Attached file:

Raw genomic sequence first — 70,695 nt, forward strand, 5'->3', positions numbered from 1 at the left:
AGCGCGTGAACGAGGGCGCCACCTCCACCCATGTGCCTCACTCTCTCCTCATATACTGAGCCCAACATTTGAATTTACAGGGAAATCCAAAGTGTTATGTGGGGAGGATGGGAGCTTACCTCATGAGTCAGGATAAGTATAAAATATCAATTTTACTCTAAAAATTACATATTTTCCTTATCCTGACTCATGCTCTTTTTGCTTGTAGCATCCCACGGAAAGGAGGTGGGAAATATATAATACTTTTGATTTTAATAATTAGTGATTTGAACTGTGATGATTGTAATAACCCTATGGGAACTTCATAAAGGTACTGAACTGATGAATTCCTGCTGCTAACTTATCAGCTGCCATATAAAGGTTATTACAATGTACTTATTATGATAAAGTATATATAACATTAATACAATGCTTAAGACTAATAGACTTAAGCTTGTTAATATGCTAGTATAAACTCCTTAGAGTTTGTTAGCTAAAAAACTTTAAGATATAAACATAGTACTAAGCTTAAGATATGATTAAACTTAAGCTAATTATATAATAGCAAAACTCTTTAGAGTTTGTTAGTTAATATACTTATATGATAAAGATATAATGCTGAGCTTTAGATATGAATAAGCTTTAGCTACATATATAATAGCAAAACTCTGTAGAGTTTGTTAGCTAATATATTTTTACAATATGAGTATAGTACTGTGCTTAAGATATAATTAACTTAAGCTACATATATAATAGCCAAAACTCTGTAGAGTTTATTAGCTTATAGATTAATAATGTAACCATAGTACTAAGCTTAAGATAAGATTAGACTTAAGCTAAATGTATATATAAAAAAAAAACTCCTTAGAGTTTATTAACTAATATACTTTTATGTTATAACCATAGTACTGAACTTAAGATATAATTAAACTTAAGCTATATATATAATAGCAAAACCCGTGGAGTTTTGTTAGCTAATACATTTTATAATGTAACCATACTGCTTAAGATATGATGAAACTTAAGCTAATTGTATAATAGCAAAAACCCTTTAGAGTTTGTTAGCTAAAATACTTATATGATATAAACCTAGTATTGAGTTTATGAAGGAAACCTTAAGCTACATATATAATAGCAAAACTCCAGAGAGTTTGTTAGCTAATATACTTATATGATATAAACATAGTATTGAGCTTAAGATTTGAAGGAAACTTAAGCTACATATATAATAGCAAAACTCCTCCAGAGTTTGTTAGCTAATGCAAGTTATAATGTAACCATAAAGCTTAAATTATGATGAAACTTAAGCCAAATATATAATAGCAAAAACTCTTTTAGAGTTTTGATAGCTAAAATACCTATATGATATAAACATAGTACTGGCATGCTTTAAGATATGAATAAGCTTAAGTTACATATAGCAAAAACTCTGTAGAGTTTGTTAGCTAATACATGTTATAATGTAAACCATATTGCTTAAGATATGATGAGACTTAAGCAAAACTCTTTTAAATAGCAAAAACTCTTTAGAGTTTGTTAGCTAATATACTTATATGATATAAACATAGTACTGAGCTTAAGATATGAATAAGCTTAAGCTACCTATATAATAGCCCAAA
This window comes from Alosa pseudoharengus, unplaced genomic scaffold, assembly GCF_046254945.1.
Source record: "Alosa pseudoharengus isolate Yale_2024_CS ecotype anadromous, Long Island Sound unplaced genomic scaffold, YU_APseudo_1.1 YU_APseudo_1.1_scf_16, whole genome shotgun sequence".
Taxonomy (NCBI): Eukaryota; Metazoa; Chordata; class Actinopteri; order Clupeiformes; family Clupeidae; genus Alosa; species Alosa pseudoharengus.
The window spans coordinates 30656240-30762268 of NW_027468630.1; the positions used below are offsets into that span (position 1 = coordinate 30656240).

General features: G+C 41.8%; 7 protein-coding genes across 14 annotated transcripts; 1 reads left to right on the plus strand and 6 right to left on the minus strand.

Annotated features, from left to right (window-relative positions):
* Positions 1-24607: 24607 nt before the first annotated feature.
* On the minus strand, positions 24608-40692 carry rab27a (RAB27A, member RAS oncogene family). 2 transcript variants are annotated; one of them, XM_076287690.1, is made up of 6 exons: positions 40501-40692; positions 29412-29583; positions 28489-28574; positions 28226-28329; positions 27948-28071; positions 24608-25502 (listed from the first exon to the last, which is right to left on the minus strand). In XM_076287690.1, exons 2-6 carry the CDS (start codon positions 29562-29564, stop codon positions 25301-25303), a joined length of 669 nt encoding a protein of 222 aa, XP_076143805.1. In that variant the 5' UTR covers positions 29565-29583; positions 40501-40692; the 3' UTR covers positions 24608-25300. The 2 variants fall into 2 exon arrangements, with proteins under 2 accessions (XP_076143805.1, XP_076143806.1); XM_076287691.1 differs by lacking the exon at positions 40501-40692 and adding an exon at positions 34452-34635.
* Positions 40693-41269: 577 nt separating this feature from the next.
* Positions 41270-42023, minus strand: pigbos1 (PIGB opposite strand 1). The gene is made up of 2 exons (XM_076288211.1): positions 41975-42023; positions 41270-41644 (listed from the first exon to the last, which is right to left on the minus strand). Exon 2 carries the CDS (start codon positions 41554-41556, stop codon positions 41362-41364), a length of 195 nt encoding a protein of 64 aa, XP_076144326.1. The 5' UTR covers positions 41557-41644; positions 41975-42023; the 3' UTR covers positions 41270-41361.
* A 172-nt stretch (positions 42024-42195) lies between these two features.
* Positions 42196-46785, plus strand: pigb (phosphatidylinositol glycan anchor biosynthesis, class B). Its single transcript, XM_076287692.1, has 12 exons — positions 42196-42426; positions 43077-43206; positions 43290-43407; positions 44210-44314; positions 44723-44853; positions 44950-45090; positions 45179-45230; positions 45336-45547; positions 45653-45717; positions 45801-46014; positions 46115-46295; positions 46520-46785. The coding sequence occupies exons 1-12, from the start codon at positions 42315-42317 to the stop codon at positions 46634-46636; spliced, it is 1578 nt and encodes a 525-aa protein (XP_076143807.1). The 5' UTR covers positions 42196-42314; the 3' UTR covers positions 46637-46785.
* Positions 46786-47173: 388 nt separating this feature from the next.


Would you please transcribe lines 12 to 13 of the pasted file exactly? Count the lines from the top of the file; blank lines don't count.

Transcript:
* Positions 41270-42023, minus strand: pigbos1 (PIGB opposite strand 1). The gene is made up of 2 exons (XM_076288211.1): positions 41975-42023; positions 41270-41644 (listed from the first exon to the last, which is right to left on the minus strand). Exon 2 carries the CDS (start codon positions 41554-41556, stop codon positions 41362-41364), a length of 195 nt encoding a protein of 64 aa, XP_076144326.1. The 5' UTR covers positions 41557-41644; positions 41975-42023; the 3' UTR covers positions 41270-41361.
* A 172-nt stretch (positions 42024-42195) lies between these two features.